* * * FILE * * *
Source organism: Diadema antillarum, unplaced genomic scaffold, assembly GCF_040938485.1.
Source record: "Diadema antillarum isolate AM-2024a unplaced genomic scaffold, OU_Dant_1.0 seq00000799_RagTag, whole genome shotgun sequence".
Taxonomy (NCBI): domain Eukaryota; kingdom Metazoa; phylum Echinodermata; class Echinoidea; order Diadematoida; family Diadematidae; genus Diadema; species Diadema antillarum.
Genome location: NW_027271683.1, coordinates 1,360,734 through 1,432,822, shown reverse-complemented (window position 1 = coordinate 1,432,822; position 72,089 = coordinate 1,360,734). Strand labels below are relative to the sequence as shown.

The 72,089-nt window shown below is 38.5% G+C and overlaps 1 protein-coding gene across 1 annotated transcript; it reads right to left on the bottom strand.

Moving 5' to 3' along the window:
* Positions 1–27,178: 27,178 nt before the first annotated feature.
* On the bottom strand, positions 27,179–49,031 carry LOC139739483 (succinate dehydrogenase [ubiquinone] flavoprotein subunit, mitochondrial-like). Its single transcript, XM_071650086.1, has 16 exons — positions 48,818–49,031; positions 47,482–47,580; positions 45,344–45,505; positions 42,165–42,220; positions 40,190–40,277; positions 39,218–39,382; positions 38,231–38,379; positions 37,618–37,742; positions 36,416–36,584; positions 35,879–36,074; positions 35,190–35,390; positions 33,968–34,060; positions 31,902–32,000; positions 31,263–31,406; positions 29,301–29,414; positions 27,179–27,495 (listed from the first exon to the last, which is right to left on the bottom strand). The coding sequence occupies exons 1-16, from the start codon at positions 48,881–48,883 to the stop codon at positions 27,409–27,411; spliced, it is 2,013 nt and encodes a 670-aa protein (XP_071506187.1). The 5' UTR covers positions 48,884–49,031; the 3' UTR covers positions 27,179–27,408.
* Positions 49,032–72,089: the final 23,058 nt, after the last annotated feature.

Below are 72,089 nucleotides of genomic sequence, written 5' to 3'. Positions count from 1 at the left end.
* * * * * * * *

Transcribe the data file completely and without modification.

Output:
Source organism: Diadema antillarum, unplaced genomic scaffold, assembly GCF_040938485.1.
Source record: "Diadema antillarum isolate AM-2024a unplaced genomic scaffold, OU_Dant_1.0 seq00000799_RagTag, whole genome shotgun sequence".
Taxonomy (NCBI): domain Eukaryota; kingdom Metazoa; phylum Echinodermata; class Echinoidea; order Diadematoida; family Diadematidae; genus Diadema; species Diadema antillarum.
Genome location: NW_027271683.1, coordinates 1,360,734 through 1,432,822, shown reverse-complemented (window position 1 = coordinate 1,432,822; position 72,089 = coordinate 1,360,734). Strand labels below are relative to the sequence as shown.

The 72,089-nt window shown below is 38.5% G+C and overlaps 1 protein-coding gene across 1 annotated transcript; it reads right to left on the bottom strand.

Moving 5' to 3' along the window:
* Positions 1–27,178: 27,178 nt before the first annotated feature.
* On the bottom strand, positions 27,179–49,031 carry LOC139739483 (succinate dehydrogenase [ubiquinone] flavoprotein subunit, mitochondrial-like). Its single transcript, XM_071650086.1, has 16 exons — positions 48,818–49,031; positions 47,482–47,580; positions 45,344–45,505; positions 42,165–42,220; positions 40,190–40,277; positions 39,218–39,382; positions 38,231–38,379; positions 37,618–37,742; positions 36,416–36,584; positions 35,879–36,074; positions 35,190–35,390; positions 33,968–34,060; positions 31,902–32,000; positions 31,263–31,406; positions 29,301–29,414; positions 27,179–27,495 (listed from the first exon to the last, which is right to left on the bottom strand). The coding sequence occupies exons 1-16, from the start codon at positions 48,881–48,883 to the stop codon at positions 27,409–27,411; spliced, it is 2,013 nt and encodes a 670-aa protein (XP_071506187.1). The 5' UTR covers positions 48,884–49,031; the 3' UTR covers positions 27,179–27,408.
* Positions 49,032–72,089: the final 23,058 nt, after the last annotated feature.

Below are 72,089 nucleotides of genomic sequence, written 5' to 3'. Positions count from 1 at the left end.